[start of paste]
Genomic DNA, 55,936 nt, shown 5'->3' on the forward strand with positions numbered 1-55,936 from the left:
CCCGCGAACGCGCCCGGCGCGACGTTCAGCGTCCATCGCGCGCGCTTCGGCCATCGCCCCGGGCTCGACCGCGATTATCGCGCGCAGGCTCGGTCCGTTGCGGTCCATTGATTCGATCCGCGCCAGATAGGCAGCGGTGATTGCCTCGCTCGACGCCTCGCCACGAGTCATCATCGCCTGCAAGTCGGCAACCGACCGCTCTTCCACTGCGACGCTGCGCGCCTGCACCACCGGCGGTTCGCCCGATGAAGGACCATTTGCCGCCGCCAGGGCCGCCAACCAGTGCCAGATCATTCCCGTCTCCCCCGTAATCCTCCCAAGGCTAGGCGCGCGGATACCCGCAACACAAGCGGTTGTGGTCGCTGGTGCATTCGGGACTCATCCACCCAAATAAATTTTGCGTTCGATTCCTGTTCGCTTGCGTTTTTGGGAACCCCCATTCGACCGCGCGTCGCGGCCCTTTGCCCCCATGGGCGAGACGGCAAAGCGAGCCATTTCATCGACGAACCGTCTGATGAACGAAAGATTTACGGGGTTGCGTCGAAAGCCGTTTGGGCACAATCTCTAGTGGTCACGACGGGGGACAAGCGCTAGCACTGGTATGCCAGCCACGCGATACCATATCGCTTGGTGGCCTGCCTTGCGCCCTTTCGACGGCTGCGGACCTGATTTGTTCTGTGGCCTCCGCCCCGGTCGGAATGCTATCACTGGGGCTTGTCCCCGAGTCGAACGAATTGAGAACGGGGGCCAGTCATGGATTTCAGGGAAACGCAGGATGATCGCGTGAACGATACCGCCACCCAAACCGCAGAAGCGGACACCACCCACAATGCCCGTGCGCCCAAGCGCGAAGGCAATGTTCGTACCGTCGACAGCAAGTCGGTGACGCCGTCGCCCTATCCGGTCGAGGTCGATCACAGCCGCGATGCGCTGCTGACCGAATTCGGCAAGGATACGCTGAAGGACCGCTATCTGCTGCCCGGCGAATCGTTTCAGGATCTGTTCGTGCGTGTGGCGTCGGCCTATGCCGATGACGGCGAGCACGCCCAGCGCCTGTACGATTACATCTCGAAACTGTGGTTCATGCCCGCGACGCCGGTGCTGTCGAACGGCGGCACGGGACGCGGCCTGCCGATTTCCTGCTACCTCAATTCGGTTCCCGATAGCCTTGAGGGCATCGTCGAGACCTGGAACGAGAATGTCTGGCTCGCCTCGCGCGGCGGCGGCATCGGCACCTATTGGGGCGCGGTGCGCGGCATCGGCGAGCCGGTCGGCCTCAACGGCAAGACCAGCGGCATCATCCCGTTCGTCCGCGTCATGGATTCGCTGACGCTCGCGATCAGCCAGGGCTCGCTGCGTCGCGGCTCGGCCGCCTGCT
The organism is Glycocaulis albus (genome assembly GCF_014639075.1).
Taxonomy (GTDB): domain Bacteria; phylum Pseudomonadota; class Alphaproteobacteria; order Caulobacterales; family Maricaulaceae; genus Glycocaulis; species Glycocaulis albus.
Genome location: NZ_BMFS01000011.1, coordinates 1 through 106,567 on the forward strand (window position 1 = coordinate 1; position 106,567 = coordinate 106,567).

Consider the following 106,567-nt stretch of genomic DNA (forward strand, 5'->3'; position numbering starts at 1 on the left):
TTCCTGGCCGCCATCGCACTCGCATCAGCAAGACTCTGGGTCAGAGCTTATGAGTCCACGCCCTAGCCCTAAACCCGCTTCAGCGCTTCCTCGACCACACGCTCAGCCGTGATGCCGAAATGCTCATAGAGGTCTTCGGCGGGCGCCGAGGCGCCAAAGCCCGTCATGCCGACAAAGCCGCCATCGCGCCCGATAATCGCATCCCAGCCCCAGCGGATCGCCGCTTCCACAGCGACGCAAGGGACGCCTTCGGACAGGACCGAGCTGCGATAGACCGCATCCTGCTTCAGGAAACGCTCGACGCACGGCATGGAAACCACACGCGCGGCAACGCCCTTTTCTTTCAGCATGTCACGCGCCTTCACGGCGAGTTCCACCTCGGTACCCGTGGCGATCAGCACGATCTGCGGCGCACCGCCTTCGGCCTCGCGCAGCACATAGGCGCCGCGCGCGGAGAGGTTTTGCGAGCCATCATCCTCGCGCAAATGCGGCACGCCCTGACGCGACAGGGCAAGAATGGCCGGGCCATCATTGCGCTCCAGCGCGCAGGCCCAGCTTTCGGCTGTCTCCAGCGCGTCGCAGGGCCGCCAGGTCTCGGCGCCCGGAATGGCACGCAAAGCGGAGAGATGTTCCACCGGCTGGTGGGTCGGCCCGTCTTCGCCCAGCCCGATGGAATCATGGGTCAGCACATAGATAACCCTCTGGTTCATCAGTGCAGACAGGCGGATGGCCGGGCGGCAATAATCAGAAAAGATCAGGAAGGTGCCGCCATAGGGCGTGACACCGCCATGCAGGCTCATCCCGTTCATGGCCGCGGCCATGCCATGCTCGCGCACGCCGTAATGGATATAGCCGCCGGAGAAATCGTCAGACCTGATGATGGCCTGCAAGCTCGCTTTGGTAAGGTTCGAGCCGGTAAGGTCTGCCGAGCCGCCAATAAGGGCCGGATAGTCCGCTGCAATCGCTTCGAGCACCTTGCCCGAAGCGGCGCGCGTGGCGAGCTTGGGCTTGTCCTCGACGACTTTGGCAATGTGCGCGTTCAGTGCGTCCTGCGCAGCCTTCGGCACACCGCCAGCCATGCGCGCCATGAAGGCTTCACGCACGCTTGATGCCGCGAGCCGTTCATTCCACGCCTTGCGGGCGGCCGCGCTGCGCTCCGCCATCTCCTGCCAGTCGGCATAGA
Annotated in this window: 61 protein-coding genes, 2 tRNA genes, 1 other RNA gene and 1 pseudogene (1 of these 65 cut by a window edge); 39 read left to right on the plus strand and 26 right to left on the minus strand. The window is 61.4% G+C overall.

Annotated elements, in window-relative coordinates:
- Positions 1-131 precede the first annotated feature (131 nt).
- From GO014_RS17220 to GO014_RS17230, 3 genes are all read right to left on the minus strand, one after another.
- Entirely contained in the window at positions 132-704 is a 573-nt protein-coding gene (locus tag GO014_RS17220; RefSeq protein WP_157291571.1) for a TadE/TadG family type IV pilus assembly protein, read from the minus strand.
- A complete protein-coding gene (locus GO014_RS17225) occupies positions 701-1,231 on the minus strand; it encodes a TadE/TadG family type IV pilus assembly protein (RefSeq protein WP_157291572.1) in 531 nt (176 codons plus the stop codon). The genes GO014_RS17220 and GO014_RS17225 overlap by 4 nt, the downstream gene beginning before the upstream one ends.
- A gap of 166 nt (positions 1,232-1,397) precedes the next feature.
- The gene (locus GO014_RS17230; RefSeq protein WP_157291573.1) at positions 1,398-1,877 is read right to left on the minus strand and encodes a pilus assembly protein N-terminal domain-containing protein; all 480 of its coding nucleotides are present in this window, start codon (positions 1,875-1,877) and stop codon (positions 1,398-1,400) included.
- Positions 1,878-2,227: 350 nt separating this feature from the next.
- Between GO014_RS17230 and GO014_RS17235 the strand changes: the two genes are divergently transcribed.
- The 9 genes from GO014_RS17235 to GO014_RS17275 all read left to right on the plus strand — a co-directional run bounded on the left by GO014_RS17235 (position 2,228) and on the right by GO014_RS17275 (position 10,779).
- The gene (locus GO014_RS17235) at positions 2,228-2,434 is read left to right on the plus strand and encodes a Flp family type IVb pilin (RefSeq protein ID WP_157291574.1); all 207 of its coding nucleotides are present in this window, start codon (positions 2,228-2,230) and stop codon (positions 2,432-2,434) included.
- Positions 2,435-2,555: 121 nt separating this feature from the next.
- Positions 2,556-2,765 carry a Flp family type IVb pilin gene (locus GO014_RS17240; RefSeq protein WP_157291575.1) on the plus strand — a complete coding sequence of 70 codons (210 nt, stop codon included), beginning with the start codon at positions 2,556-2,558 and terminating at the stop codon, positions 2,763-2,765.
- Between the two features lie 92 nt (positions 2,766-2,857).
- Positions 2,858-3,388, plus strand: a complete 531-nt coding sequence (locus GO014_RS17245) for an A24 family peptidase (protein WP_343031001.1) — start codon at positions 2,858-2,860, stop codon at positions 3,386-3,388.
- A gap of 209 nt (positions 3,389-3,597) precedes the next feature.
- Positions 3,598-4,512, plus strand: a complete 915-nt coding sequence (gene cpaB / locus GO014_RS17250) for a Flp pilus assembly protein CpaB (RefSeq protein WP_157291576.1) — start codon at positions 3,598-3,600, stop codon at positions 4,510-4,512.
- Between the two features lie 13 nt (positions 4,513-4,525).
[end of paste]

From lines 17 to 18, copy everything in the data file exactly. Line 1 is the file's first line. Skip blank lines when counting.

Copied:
- Between GO014_RS17230 and GO014_RS17235 the strand changes: the two genes are divergently transcribed.
- The 9 genes from GO014_RS17235 to GO014_RS17275 all read left to right on the plus strand — a co-directional run bounded on the left by GO014_RS17235 (position 2,228) and on the right by GO014_RS17275 (position 10,779).